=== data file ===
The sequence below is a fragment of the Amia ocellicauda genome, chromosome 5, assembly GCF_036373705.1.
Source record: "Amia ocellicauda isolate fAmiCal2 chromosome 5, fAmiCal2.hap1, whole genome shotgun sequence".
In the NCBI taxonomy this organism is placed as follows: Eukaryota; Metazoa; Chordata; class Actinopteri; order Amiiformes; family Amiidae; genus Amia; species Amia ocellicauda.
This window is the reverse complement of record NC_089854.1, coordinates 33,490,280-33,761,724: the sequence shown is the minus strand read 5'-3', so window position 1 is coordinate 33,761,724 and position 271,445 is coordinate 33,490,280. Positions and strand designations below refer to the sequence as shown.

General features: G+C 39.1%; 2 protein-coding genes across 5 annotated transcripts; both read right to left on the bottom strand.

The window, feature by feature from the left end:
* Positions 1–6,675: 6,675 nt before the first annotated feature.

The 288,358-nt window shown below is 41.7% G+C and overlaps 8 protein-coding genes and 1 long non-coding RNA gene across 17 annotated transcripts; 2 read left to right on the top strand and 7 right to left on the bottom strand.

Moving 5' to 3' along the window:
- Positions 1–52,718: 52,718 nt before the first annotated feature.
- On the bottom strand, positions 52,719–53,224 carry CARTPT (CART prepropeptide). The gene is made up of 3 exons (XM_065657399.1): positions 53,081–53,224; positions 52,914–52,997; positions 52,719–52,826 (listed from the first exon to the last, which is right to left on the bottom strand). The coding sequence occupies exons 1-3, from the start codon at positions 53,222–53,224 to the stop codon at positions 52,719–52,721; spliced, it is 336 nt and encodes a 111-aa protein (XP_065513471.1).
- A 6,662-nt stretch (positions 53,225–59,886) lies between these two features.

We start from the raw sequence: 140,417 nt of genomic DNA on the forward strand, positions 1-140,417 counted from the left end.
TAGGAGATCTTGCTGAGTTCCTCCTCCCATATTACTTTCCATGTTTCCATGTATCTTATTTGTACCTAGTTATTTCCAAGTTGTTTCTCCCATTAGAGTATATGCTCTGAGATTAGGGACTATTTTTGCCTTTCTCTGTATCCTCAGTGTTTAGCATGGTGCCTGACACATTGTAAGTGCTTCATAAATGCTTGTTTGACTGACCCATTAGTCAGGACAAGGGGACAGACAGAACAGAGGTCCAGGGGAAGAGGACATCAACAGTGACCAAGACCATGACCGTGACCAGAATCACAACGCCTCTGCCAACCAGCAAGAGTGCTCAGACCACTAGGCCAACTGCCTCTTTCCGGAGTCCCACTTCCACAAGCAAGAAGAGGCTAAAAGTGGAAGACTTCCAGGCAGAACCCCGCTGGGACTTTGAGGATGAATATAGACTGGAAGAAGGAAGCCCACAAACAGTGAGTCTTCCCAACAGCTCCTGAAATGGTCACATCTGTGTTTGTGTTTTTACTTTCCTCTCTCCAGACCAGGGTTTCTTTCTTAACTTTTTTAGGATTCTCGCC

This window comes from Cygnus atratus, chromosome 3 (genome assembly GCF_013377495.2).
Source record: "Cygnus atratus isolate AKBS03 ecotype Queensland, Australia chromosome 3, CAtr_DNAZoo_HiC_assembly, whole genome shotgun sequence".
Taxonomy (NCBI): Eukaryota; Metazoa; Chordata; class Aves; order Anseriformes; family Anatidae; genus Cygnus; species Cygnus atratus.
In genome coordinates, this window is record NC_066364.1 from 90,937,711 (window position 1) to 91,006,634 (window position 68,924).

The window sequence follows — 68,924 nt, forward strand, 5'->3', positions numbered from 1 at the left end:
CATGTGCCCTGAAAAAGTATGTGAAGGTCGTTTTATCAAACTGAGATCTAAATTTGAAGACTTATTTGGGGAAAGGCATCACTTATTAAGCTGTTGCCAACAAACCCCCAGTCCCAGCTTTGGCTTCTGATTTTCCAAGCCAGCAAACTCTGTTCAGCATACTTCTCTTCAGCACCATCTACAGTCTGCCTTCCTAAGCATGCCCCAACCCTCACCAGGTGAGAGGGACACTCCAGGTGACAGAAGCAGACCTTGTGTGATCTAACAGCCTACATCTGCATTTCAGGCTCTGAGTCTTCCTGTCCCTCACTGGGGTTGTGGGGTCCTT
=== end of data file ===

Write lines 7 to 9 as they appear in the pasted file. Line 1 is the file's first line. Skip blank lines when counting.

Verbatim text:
* Positions 1–6,675: 6,675 nt before the first annotated feature.

The 288,358-nt window shown below is 41.7% G+C and overlaps 8 protein-coding genes and 1 long non-coding RNA gene across 17 annotated transcripts; 2 read left to right on the top strand and 7 right to left on the bottom strand.

Moving 5' to 3' along the window: